"In the foundry of guns in Alba Iulia, 204 smiths, 47 locksmiths, 84 carpenters, 80 wheel wrights, and about 1300 auxiliary workers worked in 1645 - 1646." What a factory in that age! And in seven months, only 10 large guns were made! Considering this production, what could so many smiths, locksmiths, carpenters, wheelwrights, so many auxiliary workers do? Going to the source, we find that there were so many working days achieved by the smiths, locksmiths, carpenters, etc. toghether! (p. 179).
Prodan shows in detail, with many examples, that Pascu's presentation of the obligations of the peasants as well as the demographical situation of Transylvania is full of mistakes, miscalculations, and inconsistencies, making his results and conclusions largely worthless.
About Pascu's assertion that the Hungarian name of Transylvania (Erdély) is a translation from Latin (Ultrasilva, Transsilva) (Voievodatul Transilvaniei, I, p. 21, see above, p. 46), Prodan is of the following opinion:
How - the Hungarians, when they came, have named it in Latin and then, later, they translated it for themselves in order to understand it, into Hungarian! From where comes this monstruosity? Simply from the appearance in the chronicles, which were written in the Latin language, of the Latin name first and only later the appearance of the Hungarian name. This happened also with Siebenbürgen, translated (by the Saxons) from Septem Castra (p. 22) (Prodan 179).
Pascu writes about the ethnic structure of Transylvania in Voievodatul Transilvaniei. From Prodan's comments on this section we quote the following:
The effort to reconstruct "The Ethnic Structure of Transylvania" is praiseworthy, something very difficult for the historian with the help of existing documents. Nothing is more difficult than to quantify the population and then it is even more difficult to state the proportion of the nations. We appreciate all efforts, with the condition that it must be, just because of this, as correct as possible.
The work tries to achieve this with "statistical" and "documentary", "ethno- toponymic", "onomastic or antroponymic", and "toponymic" arguments, and reaches the conclusion: In view of these ethno-demographic realities, could an objective investigator question the absolute majority of the Rumanians in entire Transylvania and their great majority in very numerous regions?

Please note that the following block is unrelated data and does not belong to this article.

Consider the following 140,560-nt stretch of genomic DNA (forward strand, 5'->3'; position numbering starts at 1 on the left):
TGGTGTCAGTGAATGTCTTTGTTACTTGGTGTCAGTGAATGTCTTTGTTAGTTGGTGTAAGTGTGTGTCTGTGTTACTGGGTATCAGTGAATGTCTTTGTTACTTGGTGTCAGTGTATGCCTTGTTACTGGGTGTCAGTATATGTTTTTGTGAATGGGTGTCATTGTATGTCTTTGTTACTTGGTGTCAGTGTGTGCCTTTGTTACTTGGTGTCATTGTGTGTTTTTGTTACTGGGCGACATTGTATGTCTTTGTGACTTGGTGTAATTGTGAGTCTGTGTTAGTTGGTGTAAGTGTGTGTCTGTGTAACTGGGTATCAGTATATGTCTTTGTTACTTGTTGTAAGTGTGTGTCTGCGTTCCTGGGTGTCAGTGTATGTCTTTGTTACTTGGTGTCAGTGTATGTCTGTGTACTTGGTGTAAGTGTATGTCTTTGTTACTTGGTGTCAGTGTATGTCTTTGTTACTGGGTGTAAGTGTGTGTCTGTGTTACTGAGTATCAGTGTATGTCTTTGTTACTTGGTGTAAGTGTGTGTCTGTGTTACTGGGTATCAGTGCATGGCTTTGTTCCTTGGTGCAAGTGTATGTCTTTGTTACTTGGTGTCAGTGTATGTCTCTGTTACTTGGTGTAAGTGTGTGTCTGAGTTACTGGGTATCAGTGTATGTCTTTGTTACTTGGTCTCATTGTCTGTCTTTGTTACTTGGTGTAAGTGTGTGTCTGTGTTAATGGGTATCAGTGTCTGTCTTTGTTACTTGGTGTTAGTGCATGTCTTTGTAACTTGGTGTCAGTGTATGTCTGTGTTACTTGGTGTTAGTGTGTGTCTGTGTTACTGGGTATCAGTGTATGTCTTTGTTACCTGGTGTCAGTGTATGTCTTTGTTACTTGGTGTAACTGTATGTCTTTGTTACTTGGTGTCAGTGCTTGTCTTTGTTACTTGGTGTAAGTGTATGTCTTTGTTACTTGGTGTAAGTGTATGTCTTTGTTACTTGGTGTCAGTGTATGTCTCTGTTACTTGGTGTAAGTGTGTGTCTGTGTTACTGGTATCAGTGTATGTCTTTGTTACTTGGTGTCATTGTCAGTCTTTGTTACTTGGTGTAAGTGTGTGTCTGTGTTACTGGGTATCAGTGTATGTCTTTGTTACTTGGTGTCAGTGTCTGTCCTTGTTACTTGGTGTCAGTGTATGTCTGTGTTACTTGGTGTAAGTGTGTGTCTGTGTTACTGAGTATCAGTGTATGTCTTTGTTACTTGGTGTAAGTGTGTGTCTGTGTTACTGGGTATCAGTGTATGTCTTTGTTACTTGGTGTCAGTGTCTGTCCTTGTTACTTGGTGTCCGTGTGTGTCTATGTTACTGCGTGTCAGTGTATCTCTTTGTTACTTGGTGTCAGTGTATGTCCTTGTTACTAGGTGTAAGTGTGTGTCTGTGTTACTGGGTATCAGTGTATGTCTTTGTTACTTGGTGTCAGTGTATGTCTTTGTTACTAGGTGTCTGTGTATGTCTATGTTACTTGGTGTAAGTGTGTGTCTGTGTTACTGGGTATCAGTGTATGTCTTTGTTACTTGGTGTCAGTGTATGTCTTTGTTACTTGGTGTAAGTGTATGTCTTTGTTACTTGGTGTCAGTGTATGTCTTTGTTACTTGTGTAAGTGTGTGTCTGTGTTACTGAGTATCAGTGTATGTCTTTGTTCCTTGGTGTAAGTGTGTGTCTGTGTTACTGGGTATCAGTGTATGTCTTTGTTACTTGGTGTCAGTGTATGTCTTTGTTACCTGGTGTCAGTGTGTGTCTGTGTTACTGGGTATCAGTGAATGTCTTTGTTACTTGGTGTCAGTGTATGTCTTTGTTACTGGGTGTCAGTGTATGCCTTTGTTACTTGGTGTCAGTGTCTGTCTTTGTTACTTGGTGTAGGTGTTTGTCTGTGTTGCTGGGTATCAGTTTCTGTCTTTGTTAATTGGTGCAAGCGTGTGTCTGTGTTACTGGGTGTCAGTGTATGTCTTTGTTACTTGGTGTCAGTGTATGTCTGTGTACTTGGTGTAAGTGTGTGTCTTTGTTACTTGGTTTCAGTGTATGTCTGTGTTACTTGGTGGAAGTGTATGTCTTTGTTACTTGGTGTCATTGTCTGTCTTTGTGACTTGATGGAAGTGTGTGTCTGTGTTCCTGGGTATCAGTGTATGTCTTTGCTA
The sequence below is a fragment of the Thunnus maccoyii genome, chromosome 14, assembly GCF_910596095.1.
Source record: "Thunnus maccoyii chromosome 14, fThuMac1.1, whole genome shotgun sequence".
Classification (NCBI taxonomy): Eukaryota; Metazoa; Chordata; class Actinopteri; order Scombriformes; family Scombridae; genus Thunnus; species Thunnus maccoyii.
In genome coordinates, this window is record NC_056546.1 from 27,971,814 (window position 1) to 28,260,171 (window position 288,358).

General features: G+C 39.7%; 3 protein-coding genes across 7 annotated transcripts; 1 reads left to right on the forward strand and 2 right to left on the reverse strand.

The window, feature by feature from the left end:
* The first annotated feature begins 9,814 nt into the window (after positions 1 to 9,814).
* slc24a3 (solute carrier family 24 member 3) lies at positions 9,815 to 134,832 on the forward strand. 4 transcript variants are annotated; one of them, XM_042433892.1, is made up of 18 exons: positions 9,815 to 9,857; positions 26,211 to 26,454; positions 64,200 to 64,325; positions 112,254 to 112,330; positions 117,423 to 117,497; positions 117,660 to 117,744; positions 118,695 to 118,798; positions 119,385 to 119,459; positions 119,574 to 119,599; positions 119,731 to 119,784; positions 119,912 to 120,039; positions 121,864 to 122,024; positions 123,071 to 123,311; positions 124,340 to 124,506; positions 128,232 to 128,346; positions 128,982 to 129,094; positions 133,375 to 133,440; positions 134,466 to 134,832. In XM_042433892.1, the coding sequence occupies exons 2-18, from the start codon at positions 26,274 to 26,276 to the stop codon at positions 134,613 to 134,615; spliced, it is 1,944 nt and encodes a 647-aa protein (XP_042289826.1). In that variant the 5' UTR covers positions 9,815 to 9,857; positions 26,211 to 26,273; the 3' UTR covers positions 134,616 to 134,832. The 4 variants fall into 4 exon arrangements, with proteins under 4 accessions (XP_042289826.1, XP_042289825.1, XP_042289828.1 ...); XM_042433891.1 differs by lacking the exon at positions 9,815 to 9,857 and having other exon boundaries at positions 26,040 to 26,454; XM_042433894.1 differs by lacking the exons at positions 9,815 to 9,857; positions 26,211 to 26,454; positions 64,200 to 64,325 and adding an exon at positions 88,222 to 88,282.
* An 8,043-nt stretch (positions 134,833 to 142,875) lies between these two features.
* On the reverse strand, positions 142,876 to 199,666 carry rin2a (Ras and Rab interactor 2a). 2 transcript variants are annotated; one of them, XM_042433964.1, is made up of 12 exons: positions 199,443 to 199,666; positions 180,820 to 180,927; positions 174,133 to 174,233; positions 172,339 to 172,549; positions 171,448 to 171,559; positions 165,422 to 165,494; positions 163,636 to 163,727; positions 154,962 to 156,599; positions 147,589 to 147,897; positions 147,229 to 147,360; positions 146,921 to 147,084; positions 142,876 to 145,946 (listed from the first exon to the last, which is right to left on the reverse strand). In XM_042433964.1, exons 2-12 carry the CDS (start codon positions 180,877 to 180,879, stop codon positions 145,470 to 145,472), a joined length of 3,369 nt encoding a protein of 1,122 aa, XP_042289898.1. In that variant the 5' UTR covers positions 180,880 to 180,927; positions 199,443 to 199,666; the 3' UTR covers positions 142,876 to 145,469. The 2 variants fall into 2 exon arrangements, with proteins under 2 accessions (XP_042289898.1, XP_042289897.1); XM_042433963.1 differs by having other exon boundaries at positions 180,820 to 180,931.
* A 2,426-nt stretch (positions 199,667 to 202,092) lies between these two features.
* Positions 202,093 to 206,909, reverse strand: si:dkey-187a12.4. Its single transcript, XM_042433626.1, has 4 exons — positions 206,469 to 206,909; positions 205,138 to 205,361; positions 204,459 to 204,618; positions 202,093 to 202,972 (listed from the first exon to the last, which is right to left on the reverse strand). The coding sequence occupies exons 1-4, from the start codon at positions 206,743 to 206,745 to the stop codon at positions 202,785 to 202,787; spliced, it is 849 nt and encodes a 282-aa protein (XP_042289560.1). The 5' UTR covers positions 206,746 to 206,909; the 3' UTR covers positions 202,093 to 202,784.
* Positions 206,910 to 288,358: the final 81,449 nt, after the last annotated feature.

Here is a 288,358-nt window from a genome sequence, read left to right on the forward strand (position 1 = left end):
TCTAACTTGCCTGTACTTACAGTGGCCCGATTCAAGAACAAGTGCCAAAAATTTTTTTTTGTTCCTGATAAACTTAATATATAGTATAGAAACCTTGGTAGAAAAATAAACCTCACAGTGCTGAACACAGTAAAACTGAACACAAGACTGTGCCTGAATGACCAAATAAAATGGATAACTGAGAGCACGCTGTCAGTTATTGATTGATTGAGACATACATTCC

The data are conclusive even if fragmentary, as they were preserved or as they are known. Very good! If the demonstration would be invulnerable. But God forbid a specialist examination! (p. 202).
In the following, Prodan shows how Pascu argues: he translates the Hungarian name of a number of villages into Rumanian and writes these names with capital letters, giving the impression that they in reality could have been named in that way, e.g. Hungarian Aranymezo: "Cîmpul Aurit" (the real name being Babeni), Hungarian Egerbegy: "Sorecani" (real name: Tamasesti; Pascu's name is erroneously based on the word egér "mouse", but it is éger "alder"); Hungarian Nagylak: Rumanian Lacul Mare (Hungarian lak "dwelling", not lake!), Hungarian Árpás: Grînari (but Hungarian árpa "barley", not wheat) etc. (pp. 203-204).
Writing about how Pascu treats the toponymy of Transylvania, Prodan remarks:
Only a personal assertion, of great significance: "the names of many villages derive from personal names. Those with the suffix esti [...] are of Thracian origin and so are also those with the suffixes ni." Maybe the Thracians named them as we have them before they were Rumanians!? (p. 203).
uses without any scruples the absence of a historical criticism [in Communist Rumania], the weak knowledge by our historians of the history of Transylvania, the immunity assured by his offices, the fear among people, ... (p. 206, emphasis by Prodan).
is today the most often quoted Rumanian historian; he has succeeded to imprint the stigma of shame of his ethics far and wide, degrading with his level an entire historiography.
Such a performance is only possible in the conditions of our times, with our lack of control, with our lamentable ethics. Certainly, our Hungarian colleagues jubilate, with fits of laughter, on such a performance of Rumanian historiography (p. 209).
|Stefan Pascu: A History of Transylvania|